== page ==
Why ‘saving’ on health and safety systems could cost your business dearly

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Are you tempted to skimp on systems to record your health and safety measures?

Before you make that decision, take a look at these figures.

A study by Arinite, the health and safety consultancy, showed the average cost of health and safety fines to businesses in 2016 was £115,440.

The total handed out in fines was £32,438,677.

The cost of the fines ranged from £100 to £5 million, with half of the 2016 fines imposed in the manufacturing sector. The average fine for manufacturers found guilty of breaching health and safety law was £112,000.

A total of £16,816,673 in fines was handed to manufacturers in 2016, and £4,824,983 to construction businesses.

The size of fines has also been growing in recent years, data from the Health and Safety Executive reveals.

The top 20 fines for health and safety breaches in 2016 were eight times higher than the top 20 fines in 2014.

Last year, the threshold for the maximum fine was also raised to £10 million, and £20 million for those convicted of corporate manslaughter. This makes it likely that the size of fines will continue to increase.

That also doesn’t account for the potential for damaging PR, lost reputation, lost business, and civil claims against a business.

A health and safety breach which led to a serious incident could mean the end of your business.

Compare this with the cost of health and safety compliance for SMEs in 2016: between £5,000 and £40,000.

That includes establishing and maintaining a health and safety system, and assigning someone to oversee it.

Clearly, investing in a robust, reliable system for tracking audits and health and safety compliance makes perfect sense, financially.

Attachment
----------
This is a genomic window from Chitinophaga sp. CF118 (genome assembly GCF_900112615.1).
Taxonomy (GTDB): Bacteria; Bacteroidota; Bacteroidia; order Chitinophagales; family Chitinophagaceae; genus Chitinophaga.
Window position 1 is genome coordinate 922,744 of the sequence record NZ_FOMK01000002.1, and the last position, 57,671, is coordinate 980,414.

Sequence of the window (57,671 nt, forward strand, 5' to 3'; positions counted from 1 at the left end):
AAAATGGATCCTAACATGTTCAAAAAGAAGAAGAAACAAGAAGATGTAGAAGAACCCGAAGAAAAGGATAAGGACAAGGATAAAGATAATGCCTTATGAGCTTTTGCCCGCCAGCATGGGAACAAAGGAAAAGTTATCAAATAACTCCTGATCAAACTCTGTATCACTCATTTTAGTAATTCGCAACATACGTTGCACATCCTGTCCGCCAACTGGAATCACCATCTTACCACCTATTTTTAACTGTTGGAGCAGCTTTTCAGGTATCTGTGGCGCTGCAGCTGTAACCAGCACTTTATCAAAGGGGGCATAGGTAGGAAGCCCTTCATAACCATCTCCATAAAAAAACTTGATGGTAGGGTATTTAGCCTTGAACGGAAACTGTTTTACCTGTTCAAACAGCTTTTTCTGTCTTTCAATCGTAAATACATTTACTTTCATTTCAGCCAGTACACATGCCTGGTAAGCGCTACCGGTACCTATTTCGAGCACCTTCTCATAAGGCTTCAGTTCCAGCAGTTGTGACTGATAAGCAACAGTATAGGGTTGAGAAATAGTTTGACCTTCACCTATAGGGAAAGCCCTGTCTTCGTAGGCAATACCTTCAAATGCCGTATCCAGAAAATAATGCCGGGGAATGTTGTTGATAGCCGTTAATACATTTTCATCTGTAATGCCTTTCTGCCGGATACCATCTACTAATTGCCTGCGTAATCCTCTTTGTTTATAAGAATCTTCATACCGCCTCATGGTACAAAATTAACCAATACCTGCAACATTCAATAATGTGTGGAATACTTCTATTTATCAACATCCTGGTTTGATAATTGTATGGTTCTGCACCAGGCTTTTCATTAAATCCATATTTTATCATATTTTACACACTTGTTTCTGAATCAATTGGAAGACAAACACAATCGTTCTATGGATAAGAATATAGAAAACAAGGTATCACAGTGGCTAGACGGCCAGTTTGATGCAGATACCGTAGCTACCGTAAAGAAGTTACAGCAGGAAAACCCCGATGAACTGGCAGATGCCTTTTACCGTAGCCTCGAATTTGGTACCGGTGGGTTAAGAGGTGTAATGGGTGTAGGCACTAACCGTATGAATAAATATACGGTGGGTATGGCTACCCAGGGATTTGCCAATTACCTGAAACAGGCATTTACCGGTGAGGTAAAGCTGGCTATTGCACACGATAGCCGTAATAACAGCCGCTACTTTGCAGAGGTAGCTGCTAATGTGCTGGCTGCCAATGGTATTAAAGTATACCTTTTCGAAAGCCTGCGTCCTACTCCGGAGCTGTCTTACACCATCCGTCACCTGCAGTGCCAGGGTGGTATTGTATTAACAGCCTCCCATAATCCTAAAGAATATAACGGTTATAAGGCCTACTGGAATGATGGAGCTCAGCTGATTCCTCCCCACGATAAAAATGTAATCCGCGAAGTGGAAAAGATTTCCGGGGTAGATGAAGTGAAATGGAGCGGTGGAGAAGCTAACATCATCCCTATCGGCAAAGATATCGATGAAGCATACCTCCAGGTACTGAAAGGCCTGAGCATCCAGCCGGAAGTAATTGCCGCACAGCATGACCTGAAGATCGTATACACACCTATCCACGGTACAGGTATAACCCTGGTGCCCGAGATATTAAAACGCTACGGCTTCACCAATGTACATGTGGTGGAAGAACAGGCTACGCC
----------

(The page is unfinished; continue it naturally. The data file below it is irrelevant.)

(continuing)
What can you do to ensure your business is on the right side of the law?

Having a trackable audit trail and compliance checks are essential factors in flagging up potential problems before they become potential court cases.

If something does go wrong, having them in place also reduces the seriousness of any breach.

When checks are recorded on paper, it’s all too easy for files to go missing or for documents to become mixed up.

Moving to an online, cloud-based system makes the process simpler, allows you to keep on top of the audit trail, meaning you’re ready for an inspection of your systems at any time.

It also means you can attach photographs and notes.

How do you choose the right digital audit and compliance system?


Look for a system which is:

  • Easy to use and accessible to all your staff
  • Reports potential hazards in real time and alerts the relevant people
  • Allows you to separate modules out to create a bespoke system for your business
  • Schedules compliance checks and audits
  • Has date and time stamps to verify your data


Your digital audit system will save you space, free up the time of your staff, and save money on paper, printer leasing, and inks.